20/40 Coexistence: Enables coexistence techniques, which prevents the access point from using 40 MHz wide channels if it will interfere with any other detected networks.
Wireless mode: Allows you to choose which access points are shown in the list of nearby networks depending upon the wireless standards (802.11b, g, etc) you prefer.
BSS Mode: Allows you to restrict connections to access points based upon the supported standard (802.11b, g, etc).
802.11h: Allows you to choose whether 802.11h, which helps reduce interference in the 5GHz band from other devices and sources, must be supported by access points the client connects to.
Bluetooth AMP: Enables support of the Bluetooth Alternate MAC/PHY (AMP) functionality offered by Bluetooth v3.0 + HS, which uses Bluetooth for the initial connection of devices and then utilizes Wi-Fi to transfer at faster speeds.
Location: Where you can specify the location or country, which applies any required specs and regulations that are mandated for that area.
Ad-hoc wireless network settings
IBSS Mode: Allows you to select the standard and other preferences to use when hosting an ad-hoc wireless network.
IBSS 54g Protection Mode: Enables the use of request to send/clear to send (RTS/CTS) when hosting an ad-hoc wireless network.
IBSS Channel Number: Allows you to choose the wireless channel on which to host an ad-hoc wireless network.
Ad hoc power management: Enables the radio to be powered off or scanning disabled when the network is idle.
Ad hoc QoS mode: Allows you to enable Wireless Multimedia Extensions (WME)/Wi-Fi Multimedia (WMM) support for the ad-hoc network.
Minimum Power Consumption: Enables usage of 802.11 Power Save mode. This is when the radio can be temporarily powered off or scanning disabled when not associated to an access point or when the computer is idle.
Power Output: Allows adjustment of the transmit power, typically in predefined percentages (such as 100%, 75%, 50%, etc) of the normal output power.
U-APSD support: uAPSD is a WMM-Power Save feature that provides additional power savings functionality for some types of clients/applications.
Roaming and connection settings
Band Preference: Allows the client to choose which access point to connect to based upon your preferred band (2.4GHz or 5GHz), without regard to signal levels or SSIDs.
Association Roam Preference: When a specific band (2.4GHz or 5GHz) is preferred, this would maintain your preference with dual-band access points that use the same SSIDs for both bands.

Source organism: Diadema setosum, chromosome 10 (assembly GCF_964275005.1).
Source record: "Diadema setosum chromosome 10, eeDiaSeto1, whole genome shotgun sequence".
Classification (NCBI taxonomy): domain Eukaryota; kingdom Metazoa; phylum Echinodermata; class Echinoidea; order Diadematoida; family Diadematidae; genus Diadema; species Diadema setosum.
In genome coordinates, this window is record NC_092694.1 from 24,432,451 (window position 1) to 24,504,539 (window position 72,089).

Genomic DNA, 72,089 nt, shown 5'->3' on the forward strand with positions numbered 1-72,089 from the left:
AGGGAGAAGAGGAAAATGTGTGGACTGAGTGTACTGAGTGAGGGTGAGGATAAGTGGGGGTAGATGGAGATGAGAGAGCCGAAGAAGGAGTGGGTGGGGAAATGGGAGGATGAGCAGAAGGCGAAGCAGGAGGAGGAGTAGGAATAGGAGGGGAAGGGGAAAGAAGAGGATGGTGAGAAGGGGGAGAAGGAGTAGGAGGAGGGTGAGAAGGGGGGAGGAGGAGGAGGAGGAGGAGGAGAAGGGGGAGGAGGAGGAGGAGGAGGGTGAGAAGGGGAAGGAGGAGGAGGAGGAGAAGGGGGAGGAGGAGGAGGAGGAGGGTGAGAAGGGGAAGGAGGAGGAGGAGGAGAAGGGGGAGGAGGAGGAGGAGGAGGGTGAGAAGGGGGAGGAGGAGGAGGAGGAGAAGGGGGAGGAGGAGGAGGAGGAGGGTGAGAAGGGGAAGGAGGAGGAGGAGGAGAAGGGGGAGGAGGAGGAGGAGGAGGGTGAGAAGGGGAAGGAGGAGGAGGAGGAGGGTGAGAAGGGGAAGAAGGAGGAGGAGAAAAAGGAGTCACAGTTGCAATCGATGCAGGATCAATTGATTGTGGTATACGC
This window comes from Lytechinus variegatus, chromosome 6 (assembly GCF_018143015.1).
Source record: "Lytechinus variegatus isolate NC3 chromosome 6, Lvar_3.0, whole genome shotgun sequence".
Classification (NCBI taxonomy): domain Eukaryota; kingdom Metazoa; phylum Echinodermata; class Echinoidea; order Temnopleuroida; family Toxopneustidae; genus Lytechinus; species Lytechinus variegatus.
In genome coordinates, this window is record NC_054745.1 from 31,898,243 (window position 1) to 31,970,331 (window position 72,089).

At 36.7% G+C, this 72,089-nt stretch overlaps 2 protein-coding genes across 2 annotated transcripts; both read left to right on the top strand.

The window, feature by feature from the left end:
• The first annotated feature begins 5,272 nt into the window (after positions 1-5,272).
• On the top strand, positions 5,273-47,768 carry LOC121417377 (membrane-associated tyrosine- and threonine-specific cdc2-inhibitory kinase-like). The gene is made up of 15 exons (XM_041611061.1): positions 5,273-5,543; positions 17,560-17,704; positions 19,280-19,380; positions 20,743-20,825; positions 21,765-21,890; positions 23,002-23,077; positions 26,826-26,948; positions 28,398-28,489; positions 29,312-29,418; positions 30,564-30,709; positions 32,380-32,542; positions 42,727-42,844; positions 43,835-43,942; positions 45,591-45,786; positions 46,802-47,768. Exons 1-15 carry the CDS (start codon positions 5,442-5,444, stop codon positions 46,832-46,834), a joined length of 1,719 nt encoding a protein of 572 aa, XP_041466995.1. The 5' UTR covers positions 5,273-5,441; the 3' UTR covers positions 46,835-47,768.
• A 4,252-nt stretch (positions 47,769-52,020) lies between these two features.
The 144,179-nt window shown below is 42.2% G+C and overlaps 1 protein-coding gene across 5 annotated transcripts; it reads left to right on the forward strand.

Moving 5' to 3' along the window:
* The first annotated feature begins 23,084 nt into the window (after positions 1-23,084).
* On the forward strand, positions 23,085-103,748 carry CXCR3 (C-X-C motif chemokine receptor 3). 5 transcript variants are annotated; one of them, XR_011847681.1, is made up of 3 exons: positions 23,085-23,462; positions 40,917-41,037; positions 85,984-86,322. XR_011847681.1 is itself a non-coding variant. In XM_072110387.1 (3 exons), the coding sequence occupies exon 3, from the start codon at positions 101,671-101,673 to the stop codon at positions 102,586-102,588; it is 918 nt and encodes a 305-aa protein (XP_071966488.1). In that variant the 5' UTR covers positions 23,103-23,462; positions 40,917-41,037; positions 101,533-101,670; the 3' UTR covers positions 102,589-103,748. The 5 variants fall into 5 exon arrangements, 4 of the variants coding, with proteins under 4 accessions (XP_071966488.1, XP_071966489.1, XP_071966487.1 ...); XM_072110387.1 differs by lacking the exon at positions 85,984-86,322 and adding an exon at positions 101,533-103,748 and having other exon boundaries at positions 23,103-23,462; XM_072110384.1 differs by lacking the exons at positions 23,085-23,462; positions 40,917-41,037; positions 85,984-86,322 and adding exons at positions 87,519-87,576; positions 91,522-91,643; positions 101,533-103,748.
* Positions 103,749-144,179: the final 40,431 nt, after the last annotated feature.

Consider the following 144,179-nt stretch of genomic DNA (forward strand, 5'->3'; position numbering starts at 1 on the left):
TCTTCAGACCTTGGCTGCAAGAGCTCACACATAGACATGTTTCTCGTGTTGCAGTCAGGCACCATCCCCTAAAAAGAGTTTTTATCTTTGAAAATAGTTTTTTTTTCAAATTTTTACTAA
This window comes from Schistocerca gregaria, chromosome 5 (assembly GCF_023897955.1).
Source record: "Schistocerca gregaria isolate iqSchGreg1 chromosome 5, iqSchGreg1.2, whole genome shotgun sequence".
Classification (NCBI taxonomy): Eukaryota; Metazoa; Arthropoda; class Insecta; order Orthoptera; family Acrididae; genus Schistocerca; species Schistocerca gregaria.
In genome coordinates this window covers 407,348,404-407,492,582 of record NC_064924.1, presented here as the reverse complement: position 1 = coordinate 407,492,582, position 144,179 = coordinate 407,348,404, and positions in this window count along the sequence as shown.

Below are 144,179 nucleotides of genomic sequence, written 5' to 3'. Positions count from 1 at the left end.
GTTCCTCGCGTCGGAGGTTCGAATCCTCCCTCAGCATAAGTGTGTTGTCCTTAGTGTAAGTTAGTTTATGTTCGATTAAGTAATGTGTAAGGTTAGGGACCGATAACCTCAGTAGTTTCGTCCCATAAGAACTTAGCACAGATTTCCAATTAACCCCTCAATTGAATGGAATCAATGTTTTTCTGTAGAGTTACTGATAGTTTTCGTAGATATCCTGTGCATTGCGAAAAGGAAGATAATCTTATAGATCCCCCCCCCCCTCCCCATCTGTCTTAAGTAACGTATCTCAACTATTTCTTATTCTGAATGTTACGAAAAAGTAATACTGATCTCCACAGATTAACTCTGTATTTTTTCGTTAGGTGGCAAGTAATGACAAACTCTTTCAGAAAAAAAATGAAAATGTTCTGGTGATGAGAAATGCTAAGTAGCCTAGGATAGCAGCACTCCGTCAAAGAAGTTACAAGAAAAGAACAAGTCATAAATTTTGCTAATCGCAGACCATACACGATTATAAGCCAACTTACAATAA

Roaming Decision: Specifies the signal strength value for when other access points should be considered for connections, which could be lowered to make the client roam faster.
Roam Tendency: Specifies how much of a better signal another access point would have to provide before the client roams to it, which could be lowered to make the client roam faster.
Disable upon wired connect: When enabled, this would automatically disable the wireless when a wired connection is active. This is likely preferred as an Ethernet connection typically provides better performance than a wireless connection, and having both connections active can be wasted effort.
Keep in mind, these advanced settings can vary between different Wi-Fi devices, even across driver updates. Therefore, before tinkering with the settings, check if you’re using the most current driver from the vendor.
Keep in mind, these settings can significantly affect the wireless performance and reliability—in a good or bad way. Consider testing performance using some type of network analyzer or even a simple throughput tester before and after each setting change. Though some settings and adjustments are supposed to help, they almost always depend upon your particular network and usage. If all else fails and you seem to have “broken” your wireless connection, a re-install of the driver should restore the factory defaults.